Here's fun -- I worked years ago as a Quality Assurance Field Manager for two hotel chains in the US. Both had their call centers in Phoenix and the supervisor that day told me he was in the Howard Johnson room and handled a call with one of his agents - the caller had a complaint about a bad stay at a resort property in Orlando. Standard practice was to send a certicate for a free nights stay and comp the folio for the bad stay.
10 minutes after handling the complaint and ordering the send out and credit to the account he was on the other side of the wall in the Ramada section and helped an agent handle a compliant.... yup, same person - same thing, just a different hotel. The send out for the one was canceled, the charge reversed and the person banned.
In your situation you may have a fabrication and it would behove you to dig down to protect reputation. Every action has a consequence - some good, some bad and consumers should understand it is not always going to go their way.
You need proof from the consumer, doctor visits, packaging sample, costs involved for the consumer and informing them that you have a standard practice of alerting your legal firm and then inform the consumer that once you have the evidence they are supplying that you will also be contacting their local law enforcement to just let them know what is going on.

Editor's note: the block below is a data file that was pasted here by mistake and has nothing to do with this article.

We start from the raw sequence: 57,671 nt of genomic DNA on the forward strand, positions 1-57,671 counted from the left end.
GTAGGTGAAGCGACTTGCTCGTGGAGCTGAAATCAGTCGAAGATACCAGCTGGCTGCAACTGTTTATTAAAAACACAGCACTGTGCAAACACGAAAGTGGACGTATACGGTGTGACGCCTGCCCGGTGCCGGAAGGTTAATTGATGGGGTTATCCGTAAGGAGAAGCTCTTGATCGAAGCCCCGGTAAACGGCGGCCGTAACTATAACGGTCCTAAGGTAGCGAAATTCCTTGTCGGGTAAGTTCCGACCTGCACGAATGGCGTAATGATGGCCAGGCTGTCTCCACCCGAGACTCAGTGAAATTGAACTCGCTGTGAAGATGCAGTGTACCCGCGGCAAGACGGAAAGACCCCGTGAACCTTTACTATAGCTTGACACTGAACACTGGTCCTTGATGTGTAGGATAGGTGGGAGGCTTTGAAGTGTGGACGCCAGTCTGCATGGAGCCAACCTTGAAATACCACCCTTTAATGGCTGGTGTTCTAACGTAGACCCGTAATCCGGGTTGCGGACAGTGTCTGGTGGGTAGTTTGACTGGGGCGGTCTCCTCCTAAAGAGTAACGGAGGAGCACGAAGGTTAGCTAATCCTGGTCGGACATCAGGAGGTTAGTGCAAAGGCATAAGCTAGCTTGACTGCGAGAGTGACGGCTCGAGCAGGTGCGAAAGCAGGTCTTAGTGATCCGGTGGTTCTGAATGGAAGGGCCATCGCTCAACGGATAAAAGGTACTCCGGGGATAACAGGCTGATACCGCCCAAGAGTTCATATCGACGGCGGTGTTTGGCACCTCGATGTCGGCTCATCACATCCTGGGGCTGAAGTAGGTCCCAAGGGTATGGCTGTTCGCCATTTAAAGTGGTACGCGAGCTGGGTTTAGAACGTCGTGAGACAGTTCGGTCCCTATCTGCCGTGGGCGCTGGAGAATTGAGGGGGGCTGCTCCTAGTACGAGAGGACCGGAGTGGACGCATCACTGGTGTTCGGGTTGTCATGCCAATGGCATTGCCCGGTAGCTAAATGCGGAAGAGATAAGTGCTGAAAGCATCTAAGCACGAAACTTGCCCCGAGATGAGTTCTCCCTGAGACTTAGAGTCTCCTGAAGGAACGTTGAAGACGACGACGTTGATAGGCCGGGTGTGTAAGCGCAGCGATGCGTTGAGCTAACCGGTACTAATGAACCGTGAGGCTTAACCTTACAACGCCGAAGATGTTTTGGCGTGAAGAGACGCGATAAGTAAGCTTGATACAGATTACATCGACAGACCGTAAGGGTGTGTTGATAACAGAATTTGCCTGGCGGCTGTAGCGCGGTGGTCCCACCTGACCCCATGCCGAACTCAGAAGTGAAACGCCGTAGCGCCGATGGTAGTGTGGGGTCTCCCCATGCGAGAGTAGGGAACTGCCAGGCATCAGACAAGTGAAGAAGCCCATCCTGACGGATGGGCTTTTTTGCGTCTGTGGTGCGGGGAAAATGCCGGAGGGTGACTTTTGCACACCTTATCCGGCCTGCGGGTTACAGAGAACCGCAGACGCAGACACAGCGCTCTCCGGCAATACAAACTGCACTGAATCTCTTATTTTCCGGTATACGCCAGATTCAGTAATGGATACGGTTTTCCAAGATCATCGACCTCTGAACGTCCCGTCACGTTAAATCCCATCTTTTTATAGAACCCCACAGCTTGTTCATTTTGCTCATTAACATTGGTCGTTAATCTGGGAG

It is normally the first one - having to provide backup, packaging, doctor visit info etc that will do away with the complaint, or the second one the law firm contact that will put it to rest -- we have seen three done away with when law enforcement was going to be contacted.
I do not know about the UK but in the states a food manufacturer could take a number of ways to bring someone up on charges for false representation, defamation/slander of a company/person. If you can get the consumer to put the complaint into writing and send that to you with their evidence then if baseless, and since it is false -- bingo, you get USPS mail fraud as well.
Best to you.